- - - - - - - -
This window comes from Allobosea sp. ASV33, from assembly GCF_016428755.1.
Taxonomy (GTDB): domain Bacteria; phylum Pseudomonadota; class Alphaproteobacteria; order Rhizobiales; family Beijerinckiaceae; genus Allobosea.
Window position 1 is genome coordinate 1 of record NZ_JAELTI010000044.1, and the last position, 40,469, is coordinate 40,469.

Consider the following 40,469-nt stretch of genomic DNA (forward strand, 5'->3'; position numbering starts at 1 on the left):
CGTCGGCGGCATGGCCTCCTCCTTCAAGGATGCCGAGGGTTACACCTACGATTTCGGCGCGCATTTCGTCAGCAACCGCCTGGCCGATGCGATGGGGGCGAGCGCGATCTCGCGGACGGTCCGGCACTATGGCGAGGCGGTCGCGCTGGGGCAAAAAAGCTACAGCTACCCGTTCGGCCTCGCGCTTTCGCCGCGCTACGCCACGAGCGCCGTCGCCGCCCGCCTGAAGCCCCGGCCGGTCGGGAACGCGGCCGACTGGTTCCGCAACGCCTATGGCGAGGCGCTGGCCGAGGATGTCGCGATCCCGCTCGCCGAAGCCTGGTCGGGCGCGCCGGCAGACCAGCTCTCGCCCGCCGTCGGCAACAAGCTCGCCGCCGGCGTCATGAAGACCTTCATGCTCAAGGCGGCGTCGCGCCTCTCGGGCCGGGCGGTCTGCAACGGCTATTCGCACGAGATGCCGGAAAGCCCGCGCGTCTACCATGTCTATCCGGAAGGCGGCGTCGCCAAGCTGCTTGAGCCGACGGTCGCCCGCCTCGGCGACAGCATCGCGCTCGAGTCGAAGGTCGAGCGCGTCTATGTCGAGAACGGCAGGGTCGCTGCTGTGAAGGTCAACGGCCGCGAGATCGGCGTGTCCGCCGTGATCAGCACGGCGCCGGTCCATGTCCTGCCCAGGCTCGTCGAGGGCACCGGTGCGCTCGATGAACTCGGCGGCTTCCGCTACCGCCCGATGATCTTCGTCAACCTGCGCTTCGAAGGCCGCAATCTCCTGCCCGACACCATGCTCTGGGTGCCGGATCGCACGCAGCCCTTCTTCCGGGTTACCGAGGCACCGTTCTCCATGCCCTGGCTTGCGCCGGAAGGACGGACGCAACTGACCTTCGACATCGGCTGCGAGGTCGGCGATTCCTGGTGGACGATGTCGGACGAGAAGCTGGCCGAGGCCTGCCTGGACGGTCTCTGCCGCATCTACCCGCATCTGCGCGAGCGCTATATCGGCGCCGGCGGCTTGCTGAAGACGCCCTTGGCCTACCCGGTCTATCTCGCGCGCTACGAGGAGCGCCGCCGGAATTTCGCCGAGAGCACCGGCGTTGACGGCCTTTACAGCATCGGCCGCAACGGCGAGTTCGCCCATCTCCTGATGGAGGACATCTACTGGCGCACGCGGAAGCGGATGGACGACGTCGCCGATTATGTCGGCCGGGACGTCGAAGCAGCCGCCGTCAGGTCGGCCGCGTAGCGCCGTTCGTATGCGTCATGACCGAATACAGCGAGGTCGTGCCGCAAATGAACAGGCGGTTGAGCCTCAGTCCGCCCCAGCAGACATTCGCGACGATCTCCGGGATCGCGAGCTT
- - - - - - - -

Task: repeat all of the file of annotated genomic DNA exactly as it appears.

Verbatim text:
This window comes from Allobosea sp. ASV33, from assembly GCF_016428755.1.
Taxonomy (GTDB): domain Bacteria; phylum Pseudomonadota; class Alphaproteobacteria; order Rhizobiales; family Beijerinckiaceae; genus Allobosea.
Window position 1 is genome coordinate 1 of record NZ_JAELTI010000044.1, and the last position, 40,469, is coordinate 40,469.

Consider the following 40,469-nt stretch of genomic DNA (forward strand, 5'->3'; position numbering starts at 1 on the left):
CGTCGGCGGCATGGCCTCCTCCTTCAAGGATGCCGAGGGTTACACCTACGATTTCGGCGCGCATTTCGTCAGCAACCGCCTGGCCGATGCGATGGGGGCGAGCGCGATCTCGCGGACGGTCCGGCACTATGGCGAGGCGGTCGCGCTGGGGCAAAAAAGCTACAGCTACCCGTTCGGCCTCGCGCTTTCGCCGCGCTACGCCACGAGCGCCGTCGCCGCCCGCCTGAAGCCCCGGCCGGTCGGGAACGCGGCCGACTGGTTCCGCAACGCCTATGGCGAGGCGCTGGCCGAGGATGTCGCGATCCCGCTCGCCGAAGCCTGGTCGGGCGCGCCGGCAGACCAGCTCTCGCCCGCCGTCGGCAACAAGCTCGCCGCCGGCGTCATGAAGACCTTCATGCTCAAGGCGGCGTCGCGCCTCTCGGGCCGGGCGGTCTGCAACGGCTATTCGCACGAGATGCCGGAAAGCCCGCGCGTCTACCATGTCTATCCGGAAGGCGGCGTCGCCAAGCTGCTTGAGCCGACGGTCGCCCGCCTCGGCGACAGCATCGCGCTCGAGTCGAAGGTCGAGCGCGTCTATGTCGAGAACGGCAGGGTCGCTGCTGTGAAGGTCAACGGCCGCGAGATCGGCGTGTCCGCCGTGATCAGCACGGCGCCGGTCCATGTCCTGCCCAGGCTCGTCGAGGGCACCGGTGCGCTCGATGAACTCGGCGGCTTCCGCTACCGCCCGATGATCTTCGTCAACCTGCGCTTCGAAGGCCGCAATCTCCTGCCCGACACCATGCTCTGGGTGCCGGATCGCACGCAGCCCTTCTTCCGGGTTACCGAGGCACCGTTCTCCATGCCCTGGCTTGCGCCGGAAGGACGGACGCAACTGACCTTCGACATCGGCTGCGAGGTCGGCGATTCCTGGTGGACGATGTCGGACGAGAAGCTGGCCGAGGCCTGCCTGGACGGTCTCTGCCGCATCTACCCGCATCTGCGCGAGCGCTATATCGGCGCCGGCGGCTTGCTGAAGACGCCCTTGGCCTACCCGGTCTATCTCGCGCGCTACGAGGAGCGCCGCCGGAATTTCGCCGAGAGCACCGGCGTTGACGGCCTTTACAGCATCGGCCGCAACGGCGAGTTCGCCCATCTCCTGATGGAGGACATCTACTGGCGCACGCGGAAGCGGATGGACGACGTCGCCGATTATGTCGGCCGGGACGTCGAAGCAGCCGCCGTCAGGTCGGCCGCGTAGCGCCGTTCGTATGCGTCATGACCGAATACAGCGAGGTCGTGCCGCAAATGAACAGGCGGTTGAGCCTCAGTCCGCCCCAGCAGACATTCGCGACGATCTCCGGGATCGCGAGCTT